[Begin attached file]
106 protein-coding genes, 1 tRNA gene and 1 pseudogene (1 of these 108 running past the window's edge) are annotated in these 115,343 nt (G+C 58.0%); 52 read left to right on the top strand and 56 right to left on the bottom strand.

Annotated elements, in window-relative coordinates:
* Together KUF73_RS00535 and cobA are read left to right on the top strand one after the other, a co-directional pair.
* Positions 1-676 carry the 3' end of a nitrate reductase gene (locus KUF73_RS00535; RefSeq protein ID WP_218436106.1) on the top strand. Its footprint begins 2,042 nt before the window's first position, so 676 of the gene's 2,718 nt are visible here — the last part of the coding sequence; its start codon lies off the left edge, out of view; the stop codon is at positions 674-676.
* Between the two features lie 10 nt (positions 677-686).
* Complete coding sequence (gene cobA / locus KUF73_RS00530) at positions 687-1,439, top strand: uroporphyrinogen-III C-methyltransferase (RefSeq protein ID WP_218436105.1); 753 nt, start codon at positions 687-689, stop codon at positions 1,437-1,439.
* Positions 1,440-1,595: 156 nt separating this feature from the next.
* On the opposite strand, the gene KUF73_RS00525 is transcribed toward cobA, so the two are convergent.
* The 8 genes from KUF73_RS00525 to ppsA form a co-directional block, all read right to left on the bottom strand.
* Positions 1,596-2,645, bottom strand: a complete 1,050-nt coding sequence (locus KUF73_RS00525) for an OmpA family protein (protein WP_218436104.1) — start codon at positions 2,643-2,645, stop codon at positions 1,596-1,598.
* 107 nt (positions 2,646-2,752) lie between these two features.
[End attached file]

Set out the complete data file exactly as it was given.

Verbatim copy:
106 protein-coding genes, 1 tRNA gene and 1 pseudogene (1 of these 108 running past the window's edge) are annotated in these 115,343 nt (G+C 58.0%); 52 read left to right on the top strand and 56 right to left on the bottom strand.

Annotated elements, in window-relative coordinates:
* Together KUF73_RS00535 and cobA are read left to right on the top strand one after the other, a co-directional pair.
* Positions 1-676 carry the 3' end of a nitrate reductase gene (locus KUF73_RS00535; RefSeq protein ID WP_218436106.1) on the top strand. Its footprint begins 2,042 nt before the window's first position, so 676 of the gene's 2,718 nt are visible here — the last part of the coding sequence; its start codon lies off the left edge, out of view; the stop codon is at positions 674-676.
* Between the two features lie 10 nt (positions 677-686).
* Complete coding sequence (gene cobA / locus KUF73_RS00530) at positions 687-1,439, top strand: uroporphyrinogen-III C-methyltransferase (RefSeq protein ID WP_218436105.1); 753 nt, start codon at positions 687-689, stop codon at positions 1,437-1,439.
* Positions 1,440-1,595: 156 nt separating this feature from the next.
* On the opposite strand, the gene KUF73_RS00525 is transcribed toward cobA, so the two are convergent.
* The 8 genes from KUF73_RS00525 to ppsA form a co-directional block, all read right to left on the bottom strand.
* Positions 1,596-2,645, bottom strand: a complete 1,050-nt coding sequence (locus KUF73_RS00525) for an OmpA family protein (protein WP_218436104.1) — start codon at positions 2,643-2,645, stop codon at positions 1,596-1,598.
* 107 nt (positions 2,646-2,752) lie between these two features.